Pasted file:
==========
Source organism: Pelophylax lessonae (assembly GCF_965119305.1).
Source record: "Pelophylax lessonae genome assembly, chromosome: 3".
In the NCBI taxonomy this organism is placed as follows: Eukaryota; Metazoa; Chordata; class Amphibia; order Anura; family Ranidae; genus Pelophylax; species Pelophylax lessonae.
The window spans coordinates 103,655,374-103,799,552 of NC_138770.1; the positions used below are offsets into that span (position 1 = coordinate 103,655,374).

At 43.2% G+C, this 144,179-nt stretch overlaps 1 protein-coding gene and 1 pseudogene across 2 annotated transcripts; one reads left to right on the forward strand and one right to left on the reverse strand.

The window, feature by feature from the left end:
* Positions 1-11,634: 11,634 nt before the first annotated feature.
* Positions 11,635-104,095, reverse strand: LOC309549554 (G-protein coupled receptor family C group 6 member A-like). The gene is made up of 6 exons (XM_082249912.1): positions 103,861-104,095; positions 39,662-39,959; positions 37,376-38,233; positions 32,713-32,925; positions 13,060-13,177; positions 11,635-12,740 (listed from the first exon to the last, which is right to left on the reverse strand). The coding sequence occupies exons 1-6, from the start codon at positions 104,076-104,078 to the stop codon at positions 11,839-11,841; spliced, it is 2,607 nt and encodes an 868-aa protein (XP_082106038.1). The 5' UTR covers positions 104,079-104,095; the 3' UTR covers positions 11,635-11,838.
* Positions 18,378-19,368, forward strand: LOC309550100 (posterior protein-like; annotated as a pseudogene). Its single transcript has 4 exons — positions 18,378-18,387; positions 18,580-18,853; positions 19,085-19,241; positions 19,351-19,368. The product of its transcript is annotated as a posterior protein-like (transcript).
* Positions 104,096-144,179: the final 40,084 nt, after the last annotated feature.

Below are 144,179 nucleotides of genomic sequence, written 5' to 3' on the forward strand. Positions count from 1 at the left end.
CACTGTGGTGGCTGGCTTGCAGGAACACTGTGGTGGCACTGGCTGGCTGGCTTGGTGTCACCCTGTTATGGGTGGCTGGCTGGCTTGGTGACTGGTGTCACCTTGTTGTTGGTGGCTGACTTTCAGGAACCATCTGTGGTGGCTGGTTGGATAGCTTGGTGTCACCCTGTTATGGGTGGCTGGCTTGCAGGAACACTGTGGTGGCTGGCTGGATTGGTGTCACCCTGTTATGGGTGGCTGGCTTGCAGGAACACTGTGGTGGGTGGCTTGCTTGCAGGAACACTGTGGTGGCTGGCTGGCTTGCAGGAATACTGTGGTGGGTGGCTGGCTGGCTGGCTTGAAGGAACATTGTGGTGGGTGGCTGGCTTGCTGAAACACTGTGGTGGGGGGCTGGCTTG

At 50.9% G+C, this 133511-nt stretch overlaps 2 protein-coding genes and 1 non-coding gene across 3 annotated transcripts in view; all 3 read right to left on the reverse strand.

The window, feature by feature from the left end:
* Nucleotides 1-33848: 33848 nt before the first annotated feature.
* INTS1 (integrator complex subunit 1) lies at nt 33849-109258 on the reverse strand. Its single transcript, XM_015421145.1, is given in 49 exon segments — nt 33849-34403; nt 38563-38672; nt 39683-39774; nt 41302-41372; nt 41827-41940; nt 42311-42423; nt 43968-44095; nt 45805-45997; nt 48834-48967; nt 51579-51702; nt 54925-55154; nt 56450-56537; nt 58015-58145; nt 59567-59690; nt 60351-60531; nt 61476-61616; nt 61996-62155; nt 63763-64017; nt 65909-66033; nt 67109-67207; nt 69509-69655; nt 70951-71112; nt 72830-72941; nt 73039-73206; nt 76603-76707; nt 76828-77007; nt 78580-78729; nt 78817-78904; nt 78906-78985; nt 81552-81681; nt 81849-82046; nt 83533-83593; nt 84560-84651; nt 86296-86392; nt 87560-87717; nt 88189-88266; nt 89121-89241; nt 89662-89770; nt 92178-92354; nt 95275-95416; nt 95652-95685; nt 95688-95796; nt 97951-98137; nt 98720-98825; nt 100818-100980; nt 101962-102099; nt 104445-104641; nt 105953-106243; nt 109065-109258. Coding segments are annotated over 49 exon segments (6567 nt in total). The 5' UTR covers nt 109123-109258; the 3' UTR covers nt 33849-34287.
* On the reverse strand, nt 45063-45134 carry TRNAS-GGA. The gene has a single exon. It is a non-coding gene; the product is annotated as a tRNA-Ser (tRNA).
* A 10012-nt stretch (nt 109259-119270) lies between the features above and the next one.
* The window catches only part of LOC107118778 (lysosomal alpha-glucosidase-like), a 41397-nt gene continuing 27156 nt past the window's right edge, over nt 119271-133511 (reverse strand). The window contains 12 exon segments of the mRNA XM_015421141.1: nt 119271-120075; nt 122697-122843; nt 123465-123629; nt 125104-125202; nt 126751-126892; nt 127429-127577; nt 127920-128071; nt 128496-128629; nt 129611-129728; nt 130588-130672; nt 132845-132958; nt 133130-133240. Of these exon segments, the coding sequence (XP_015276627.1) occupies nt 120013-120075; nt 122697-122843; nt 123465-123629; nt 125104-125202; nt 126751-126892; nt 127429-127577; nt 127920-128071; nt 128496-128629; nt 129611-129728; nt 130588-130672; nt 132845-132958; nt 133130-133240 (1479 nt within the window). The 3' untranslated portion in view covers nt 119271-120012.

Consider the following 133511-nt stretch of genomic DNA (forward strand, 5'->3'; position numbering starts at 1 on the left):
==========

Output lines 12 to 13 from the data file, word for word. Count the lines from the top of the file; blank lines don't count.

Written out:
CACTGTGGTGGCTGGCTTGCAGGAACACTGTGGTGGCACTGGCTGGCTGGCTTGGTGTCACCCTGTTATGGGTGGCTGGCTGGCTTGGTGACTGGTGTCACCTTGTTGTTGGTGGCTGACTTTCAGGAACCATCTGTGGTGGCTGGTTGGATAGCTTGGTGTCACCCTGTTATGGGTGGCTGGCTTGCAGGAACACTGTGGTGGCTGGCTGGATTGGTGTCACCCTGTTATGGGTGGCTGGCTTGCAGGAACACTGTGGTGGGTGGCTTGCTTGCAGGAACACTGTGGTGGCTGGCTGGCTTGCAGGAATACTGTGGTGGGTGGCTGGCTGGCTGGCTTGAAGGAACATTGTGGTGGGTGGCTGGCTTGCTGAAACACTGTGGTGGGGGGCTGGCTTG

At 50.9% G+C, this 133511-nt stretch overlaps 2 protein-coding genes and 1 non-coding gene across 3 annotated transcripts in view; all 3 read right to left on the reverse strand.